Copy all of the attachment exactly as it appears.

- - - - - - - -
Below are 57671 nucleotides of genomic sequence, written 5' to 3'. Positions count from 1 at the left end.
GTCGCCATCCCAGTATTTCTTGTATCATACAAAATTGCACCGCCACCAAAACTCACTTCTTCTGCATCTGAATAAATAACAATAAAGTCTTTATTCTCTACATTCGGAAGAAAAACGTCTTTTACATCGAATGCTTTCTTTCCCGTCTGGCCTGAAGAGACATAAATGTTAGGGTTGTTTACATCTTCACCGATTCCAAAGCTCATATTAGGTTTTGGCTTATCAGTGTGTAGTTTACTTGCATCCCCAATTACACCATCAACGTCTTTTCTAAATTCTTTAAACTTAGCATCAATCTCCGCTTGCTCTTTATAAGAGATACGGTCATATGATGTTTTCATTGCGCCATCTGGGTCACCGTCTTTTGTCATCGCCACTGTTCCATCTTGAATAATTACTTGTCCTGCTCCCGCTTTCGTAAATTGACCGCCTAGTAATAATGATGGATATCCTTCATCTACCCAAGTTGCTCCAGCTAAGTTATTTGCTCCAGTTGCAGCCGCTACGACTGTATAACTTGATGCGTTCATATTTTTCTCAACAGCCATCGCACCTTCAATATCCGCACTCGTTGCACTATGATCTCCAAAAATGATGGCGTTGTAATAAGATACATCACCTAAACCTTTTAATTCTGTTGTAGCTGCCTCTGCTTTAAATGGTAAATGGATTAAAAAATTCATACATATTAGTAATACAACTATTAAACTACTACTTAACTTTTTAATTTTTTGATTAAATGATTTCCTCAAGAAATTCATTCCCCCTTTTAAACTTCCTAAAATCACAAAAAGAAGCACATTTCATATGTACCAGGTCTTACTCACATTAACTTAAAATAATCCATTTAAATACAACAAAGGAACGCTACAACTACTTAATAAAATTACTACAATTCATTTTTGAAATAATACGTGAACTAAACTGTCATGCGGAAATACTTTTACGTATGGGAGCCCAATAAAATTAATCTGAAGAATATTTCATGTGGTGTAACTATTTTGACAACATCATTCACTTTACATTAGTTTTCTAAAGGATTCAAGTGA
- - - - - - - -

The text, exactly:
Below are 57671 nucleotides of genomic sequence, written 5' to 3'. Positions count from 1 at the left end.
GTCGCCATCCCAGTATTTCTTGTATCATACAAAATTGCACCGCCACCAAAACTCACTTCTTCTGCATCTGAATAAATAACAATAAAGTCTTTATTCTCTACATTCGGAAGAAAAACGTCTTTTACATCGAATGCTTTCTTTCCCGTCTGGCCTGAAGAGACATAAATGTTAGGGTTGTTTACATCTTCACCGATTCCAAAGCTCATATTAGGTTTTGGCTTATCAGTGTGTAGTTTACTTGCATCCCCAATTACACCATCAACGTCTTTTCTAAATTCTTTAAACTTAGCATCAATCTCCGCTTGCTCTTTATAAGAGATACGGTCATATGATGTTTTCATTGCGCCATCTGGGTCACCGTCTTTTGTCATCGCCACTGTTCCATCTTGAATAATTACTTGTCCTGCTCCCGCTTTCGTAAATTGACCGCCTAGTAATAATGATGGATATCCTTCATCTACCCAAGTTGCTCCAGCTAAGTTATTTGCTCCAGTTGCAGCCGCTACGACTGTATAACTTGATGCGTTCATATTTTTCTCAACAGCCATCGCACCTTCAATATCCGCACTCGTTGCACTATGATCTCCAAAAATGATGGCGTTGTAATAAGATACATCACCTAAACCTTTTAATTCTGTTGTAGCTGCCTCTGCTTTAAATGGTAAATGGATTAAAAAATTCATACATATTAGTAATACAACTATTAAACTACTACTTAACTTTTTAATTTTTTGATTAAATGATTTCCTCAAGAAATTCATTCCCCCTTTTAAACTTCCTAAAATCACAAAAAGAAGCACATTTCATATGTACCAGGTCTTACTCACATTAACTTAAAATAATCCATTTAAATACAACAAAGGAACGCTACAACTACTTAATAAAATTACTACAATTCATTTTTGAAATAATACGTGAACTAAACTGTCATGCGGAAATACTTTTACGTATGGGAGCCCAATAAAATTAATCTGAAGAATATTTCATGTGGTGTAACTATTTTGACAACATCATTCACTTTACATTAGTTTTCTAAAGGATTCAAGTGA